Taking off
Females are estimated to comprise 50 percent of frequent fliers, according to Travel & Leisure's Begley. If a woman has a family, she may make 70 percent of all her family's personal travel decisions, Begley continued. Forty percent of business travelers today are women, while just thirty years ago female executives comprised only one percent. A glance around any airport or train station confirms that things have changed.

But as an industry, however, travel is mature, said Ziegler. It is very operations-intensive with a lot of moving parts, making it difficult to change. "As an industry, we're a little slow to recognize these [demographic] trends," she said.

What do women want compared to men? On the one hand, both genders expect the same high quality of service and efficiency. Peggy E. Stirling, vice president of the Safety, Security and Environmental division of American Airlines, said female travelers—particularly women with children—complain to American that flight attendants are not responsive enough to their needs compared to men. "Flight attendants should be [more responsive]," Stirling said. "We spend a lot of time with our flight attendants educating them about this issue.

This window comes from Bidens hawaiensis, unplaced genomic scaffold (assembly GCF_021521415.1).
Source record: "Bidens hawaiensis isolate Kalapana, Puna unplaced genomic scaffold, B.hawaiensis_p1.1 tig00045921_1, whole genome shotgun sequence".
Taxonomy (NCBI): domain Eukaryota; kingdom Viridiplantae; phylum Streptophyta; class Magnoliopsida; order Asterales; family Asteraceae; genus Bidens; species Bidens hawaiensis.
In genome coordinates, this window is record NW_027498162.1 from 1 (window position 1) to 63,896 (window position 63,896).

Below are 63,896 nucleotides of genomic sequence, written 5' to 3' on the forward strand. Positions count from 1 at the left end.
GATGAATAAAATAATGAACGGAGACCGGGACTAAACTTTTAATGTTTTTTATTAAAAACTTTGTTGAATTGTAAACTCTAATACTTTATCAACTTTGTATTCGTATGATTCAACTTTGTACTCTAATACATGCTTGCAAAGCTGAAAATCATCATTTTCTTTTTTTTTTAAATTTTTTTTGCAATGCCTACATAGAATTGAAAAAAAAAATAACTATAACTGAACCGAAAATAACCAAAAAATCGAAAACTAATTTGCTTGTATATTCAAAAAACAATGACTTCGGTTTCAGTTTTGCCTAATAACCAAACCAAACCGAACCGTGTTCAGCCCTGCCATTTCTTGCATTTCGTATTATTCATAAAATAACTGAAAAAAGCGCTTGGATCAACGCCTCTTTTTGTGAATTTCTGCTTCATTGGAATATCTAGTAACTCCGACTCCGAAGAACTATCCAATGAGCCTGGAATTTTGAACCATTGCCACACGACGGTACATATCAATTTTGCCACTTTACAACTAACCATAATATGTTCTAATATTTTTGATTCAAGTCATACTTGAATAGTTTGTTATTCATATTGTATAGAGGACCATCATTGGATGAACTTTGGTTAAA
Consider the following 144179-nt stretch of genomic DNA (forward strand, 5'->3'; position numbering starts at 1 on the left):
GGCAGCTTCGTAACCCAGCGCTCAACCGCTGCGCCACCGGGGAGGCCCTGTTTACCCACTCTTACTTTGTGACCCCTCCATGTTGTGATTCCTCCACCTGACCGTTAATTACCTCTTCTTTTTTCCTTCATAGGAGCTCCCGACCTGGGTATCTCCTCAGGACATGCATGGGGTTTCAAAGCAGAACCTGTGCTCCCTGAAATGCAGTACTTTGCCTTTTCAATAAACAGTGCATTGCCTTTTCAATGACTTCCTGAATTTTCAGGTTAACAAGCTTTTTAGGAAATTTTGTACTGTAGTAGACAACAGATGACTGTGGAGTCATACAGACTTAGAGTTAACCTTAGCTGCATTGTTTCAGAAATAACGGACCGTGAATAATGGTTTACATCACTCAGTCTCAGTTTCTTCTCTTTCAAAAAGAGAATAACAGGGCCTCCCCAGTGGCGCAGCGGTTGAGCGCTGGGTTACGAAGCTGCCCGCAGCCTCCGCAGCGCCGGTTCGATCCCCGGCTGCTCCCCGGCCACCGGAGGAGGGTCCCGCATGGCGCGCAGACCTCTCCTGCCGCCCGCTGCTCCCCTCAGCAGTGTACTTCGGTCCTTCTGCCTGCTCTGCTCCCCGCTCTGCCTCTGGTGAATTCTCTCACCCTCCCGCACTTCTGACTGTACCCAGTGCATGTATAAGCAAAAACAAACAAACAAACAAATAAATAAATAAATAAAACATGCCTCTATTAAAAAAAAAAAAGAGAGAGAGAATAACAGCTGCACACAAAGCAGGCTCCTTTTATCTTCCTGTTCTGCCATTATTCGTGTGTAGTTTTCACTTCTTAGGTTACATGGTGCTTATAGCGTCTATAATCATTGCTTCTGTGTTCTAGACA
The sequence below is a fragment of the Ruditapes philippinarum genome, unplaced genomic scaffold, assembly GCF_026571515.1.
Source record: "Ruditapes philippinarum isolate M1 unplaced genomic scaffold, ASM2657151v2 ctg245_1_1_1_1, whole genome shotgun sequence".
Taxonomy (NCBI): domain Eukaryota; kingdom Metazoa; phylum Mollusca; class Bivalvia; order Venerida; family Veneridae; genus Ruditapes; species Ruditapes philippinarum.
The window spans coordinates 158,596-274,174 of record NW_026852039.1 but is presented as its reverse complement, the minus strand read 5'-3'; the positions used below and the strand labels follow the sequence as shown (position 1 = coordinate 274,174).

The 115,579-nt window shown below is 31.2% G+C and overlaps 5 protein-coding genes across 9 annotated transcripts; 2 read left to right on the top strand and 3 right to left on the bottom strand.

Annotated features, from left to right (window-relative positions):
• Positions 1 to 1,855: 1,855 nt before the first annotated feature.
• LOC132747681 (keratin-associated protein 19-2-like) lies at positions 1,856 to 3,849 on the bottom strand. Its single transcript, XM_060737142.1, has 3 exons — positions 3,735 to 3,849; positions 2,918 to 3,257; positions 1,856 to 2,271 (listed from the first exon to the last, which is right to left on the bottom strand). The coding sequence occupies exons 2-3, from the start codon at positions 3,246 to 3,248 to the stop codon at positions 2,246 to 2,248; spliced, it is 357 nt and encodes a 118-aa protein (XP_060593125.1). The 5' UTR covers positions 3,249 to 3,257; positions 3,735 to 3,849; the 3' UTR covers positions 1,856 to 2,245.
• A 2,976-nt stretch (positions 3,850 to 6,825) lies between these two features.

Women who travel are clearly a rising population and all the statistics show it.
— Peggy E. Stirling, American Airlines

"As professionals, we are obliged to meet all expectations," she continued. "By and large, the airline industry has come a long way. American Airlines will be focusing on women and travel. Women who travel are clearly a rising population and all the statistics show it."

As travelers, women do seem to distinguish themselves from men in several important ways, so it makes business sense to spend more to attract them, said the panelists.

Holiday Inn Express (and the segment in which it competes) estimates that male guests make up 70 percent of all stays in its hotels, said Ziegler. But when her company conducts consumer research on how to 'enhance the guest experience' in order to learn why customers would visit the hotel more often and spend more money, it found that women often provide the best insights.